Sunday, September 28, 2008

ZenTiger Trotter Vetoes the Maori Party

After Trotter attacking the Maori Party for their traitorous action of censuring Winston Peters [Tawdry Spectacle], he continues his attack on the Maori Party with a new article in today's Sunday Star Times.

The point of this article is to inform voters that the Maori Party cannot be trusted as a coalition partner, and will try to act undemocratically.

The post is devoid of his usual inflammatory rhetoric and he makes his points reasonably well. I wondered for a moment what his purpose was, and it didn't take long to put 2 and 2 together.

Trotter is coming to the realisation National can win the election if it finds a coalition partner. The nature of MMP means that they may struggle to govern alone. On reflection, the only potential partners of any strength will be ACT and the Maori Party. ACT is not worth worrying about right now, so it makes sense to him to start poisoning the Maori Party's mana. If he can swing public opinion around to push for a National/Maori Party negotiation before the election, he hopes they will come to blows and damage both parties, perhaps even strengthen Labour's position from the "risk proposition".

You can bet if the Maori Party come out supporting Labour as a coalition party, these last few articles of his will be forgotten and a stirring "clarification" story will paint them and their demands as being entirely reasonable and in line with Labour policy any way.

Until that moment crystallizes, the Maori Party move to public enemy number one, if only to weaken National's position:
Perhaps the voters of New Zealand should put aside their concerns about a National Party "secret agenda", and ask whether the real hidden agenda is the one the Maori Party has been developing. We do not want to wake up the day after the election to discover the future of our country has fallen into the hands of people seeking to form a government-within-a-government, and where the decisions of the state are no longer to be determined by anything so "tikanga Pakeha" as a democratic headcount."

Nice try Chris.

REF: Sunday Star Times A13, 28 September 2008 and link on Stuff (thanks Sean).

Dave at Big News with further comment shows no stomach for Trotter's Tripe

9 comment(s):

Swimming said...

I wrote something very similar this morning and have recently posted it. He has misinterpreted pretty much everything that the Maori party stands for.

Seán said...

Here's the Stuff link:

Zen - I would say your interpretation is not that far off the mark.

ZenTiger said...

Thanks guys, post updated with those extra links.

ZenTiger said...

Keeping Stock reports that National have released their Electoral Reform policy, and may be granting Chris Trotter's wish anyway: National will initiate a constitutional process to abolish the Maori seats once historic Treaty claims have been resolved

Why go into coalition with a party that wants to wipe out guaranteed representation in parliament? With MMP under review in 2011 (another National policy), this could be a double whammy for Maori.

I'm not in favour of the Maori seats from a theoretical/purist perspective, but I think the Maori seats should only be disbanded when Maori say they want them disbanded.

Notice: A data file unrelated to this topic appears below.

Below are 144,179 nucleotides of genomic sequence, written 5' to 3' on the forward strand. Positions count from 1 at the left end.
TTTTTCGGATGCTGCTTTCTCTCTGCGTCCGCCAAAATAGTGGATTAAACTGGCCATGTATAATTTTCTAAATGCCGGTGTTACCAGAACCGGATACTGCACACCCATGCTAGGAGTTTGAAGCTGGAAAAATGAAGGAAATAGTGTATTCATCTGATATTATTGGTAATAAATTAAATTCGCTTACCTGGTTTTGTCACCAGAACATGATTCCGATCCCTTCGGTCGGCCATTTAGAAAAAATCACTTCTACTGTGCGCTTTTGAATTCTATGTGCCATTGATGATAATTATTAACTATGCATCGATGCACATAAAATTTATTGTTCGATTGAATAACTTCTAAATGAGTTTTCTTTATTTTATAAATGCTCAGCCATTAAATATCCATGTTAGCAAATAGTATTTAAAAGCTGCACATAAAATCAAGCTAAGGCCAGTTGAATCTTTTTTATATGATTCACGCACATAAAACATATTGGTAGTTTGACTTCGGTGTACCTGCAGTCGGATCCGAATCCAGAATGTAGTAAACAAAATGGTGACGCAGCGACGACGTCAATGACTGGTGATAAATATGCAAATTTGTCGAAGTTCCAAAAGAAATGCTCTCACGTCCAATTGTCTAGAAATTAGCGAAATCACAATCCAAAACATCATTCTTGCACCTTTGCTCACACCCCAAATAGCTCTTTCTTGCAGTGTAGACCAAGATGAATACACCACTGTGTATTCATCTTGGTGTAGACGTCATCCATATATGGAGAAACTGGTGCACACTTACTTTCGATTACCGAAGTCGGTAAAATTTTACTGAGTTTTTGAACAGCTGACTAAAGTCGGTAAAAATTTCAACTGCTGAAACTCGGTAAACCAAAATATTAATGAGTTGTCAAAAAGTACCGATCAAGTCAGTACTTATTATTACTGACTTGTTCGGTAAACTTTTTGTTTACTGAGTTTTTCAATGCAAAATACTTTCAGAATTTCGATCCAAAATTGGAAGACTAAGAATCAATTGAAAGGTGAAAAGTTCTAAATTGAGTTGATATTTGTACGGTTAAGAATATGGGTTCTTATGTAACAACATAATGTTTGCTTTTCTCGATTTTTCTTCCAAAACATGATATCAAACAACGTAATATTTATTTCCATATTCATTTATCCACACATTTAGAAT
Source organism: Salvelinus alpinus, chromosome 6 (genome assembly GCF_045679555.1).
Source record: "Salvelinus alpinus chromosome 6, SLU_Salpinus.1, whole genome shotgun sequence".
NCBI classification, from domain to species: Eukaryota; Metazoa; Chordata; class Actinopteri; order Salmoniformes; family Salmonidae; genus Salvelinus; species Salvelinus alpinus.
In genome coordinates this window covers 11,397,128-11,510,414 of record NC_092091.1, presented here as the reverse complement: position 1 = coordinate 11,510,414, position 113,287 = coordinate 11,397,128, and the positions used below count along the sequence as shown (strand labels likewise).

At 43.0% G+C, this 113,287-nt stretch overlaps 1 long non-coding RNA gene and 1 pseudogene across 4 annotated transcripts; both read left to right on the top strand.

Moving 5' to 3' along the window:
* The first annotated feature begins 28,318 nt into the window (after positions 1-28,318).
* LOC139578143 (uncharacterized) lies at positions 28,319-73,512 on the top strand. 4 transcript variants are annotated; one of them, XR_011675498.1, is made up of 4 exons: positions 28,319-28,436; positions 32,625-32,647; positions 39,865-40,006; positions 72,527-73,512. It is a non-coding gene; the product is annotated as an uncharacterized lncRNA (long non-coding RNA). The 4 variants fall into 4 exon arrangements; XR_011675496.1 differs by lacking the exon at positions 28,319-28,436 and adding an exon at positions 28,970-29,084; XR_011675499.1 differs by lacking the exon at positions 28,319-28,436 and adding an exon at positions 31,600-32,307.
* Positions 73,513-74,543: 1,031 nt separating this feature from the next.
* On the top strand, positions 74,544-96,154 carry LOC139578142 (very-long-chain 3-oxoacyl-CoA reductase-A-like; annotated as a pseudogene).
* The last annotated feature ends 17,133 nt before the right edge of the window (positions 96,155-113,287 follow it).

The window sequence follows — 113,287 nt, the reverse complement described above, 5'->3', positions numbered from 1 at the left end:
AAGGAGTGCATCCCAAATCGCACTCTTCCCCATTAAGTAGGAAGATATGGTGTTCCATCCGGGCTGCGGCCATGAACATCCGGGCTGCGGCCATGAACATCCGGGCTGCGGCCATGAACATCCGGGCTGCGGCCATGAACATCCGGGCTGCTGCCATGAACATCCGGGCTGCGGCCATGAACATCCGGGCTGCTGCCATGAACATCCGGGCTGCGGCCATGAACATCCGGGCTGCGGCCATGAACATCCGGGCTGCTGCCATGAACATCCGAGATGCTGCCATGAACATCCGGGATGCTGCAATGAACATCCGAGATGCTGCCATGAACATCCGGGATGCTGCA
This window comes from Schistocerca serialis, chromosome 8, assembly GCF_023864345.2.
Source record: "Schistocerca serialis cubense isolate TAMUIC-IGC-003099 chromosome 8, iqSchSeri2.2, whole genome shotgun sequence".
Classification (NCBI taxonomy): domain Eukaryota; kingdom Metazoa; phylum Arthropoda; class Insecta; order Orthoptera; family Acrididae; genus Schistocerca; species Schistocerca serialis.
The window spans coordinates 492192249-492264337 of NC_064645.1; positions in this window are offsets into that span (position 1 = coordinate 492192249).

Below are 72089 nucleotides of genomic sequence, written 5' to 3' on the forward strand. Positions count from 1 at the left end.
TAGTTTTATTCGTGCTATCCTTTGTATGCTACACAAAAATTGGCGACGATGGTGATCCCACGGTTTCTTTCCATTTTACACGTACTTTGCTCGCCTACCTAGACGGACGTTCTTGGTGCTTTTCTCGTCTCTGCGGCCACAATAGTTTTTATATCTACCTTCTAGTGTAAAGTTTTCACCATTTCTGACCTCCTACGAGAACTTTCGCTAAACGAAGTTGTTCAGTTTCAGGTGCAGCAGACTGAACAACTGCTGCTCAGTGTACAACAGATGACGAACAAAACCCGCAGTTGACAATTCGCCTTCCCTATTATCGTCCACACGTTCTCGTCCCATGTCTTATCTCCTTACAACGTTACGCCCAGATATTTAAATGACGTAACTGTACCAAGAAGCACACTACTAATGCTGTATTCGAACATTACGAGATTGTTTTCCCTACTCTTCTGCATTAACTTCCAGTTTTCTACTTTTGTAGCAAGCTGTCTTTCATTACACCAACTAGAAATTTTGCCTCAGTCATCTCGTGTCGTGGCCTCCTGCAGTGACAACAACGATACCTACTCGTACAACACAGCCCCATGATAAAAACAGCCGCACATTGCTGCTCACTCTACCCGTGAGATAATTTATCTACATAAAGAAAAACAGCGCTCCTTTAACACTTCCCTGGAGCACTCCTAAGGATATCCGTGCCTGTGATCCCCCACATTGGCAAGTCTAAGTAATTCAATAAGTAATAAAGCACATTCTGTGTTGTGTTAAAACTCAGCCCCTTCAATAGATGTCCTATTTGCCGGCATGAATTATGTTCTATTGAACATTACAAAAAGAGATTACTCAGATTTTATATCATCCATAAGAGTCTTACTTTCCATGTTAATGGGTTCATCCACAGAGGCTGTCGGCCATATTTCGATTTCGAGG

ZenTiger said...

Sorry, here's the link to the post at Keeping Stock: National's Electoral Policy

nyokodo said...

Yes ZenTiger, I envisage the Referendum Question:
"Do you want to end your priveledged apartheid position getting preferential treatment over other minorities and over those in the same socio-economic strata?"

No, they're unjust and racist and should be abolished no matter what people think.

ZenTiger said...

I think the situation is far more complicated than that Universal, and as I said, I agree from a purist perspective that the seats should go.

On the other hand, until Maori can be guaranteed that they have some legal protection behind their desire to protect their culture and identity, they have every reason to believe that their 15% population will become a voice lost in the revised electoral landscape: No more MMP and no extra Maori seats.

Rather than National talking about ending reverse racism by ending the Maori seats, they first need to be saying they will be working with the Maori party to end the need for the seats.

Aiming to resolve all treaty claims in "full and final" settlement is an important first step, and I believe the treaty "you owe me" mentality is probably doing more damage than the Maori seats.

Or non-Maori New Zealand could use it's majority to crush the issue, leaving deep seated resentment.

In any event, this conversation is rapidly heading exactly the way Chris Trotter wants it to.

There's enough heat in a discussion on Maori seats, that Labour and the left could use to fan the flames of a fiery debate between Maori, National and Pakeha NZ to convince the Maori Party that working with National will be signing their death warrant.

And that could potentially leave National without the numbers to govern.

nyokodo said...

Why should the Maori voice be out of proportion to it's size? They're not the only relatively disadvantaged group nor the only minority. The Treaty of Waitangi is not sufficient justification for this situation because if it's unjust, and it is, then we can abolish it. We're already only giving it lip service.

nyokodo said...

Having said this, I wouldn't actually mind following the words of the Treaty of Waitangi. The Treaty merely regulates first choice of land sales and a common defense, and guarantees Maori self government. I would have no problem with Maori self government in a more federal like system. Have common basic laws, freedom of movement, free trade but they can run their own institutions, health and welfare etc.

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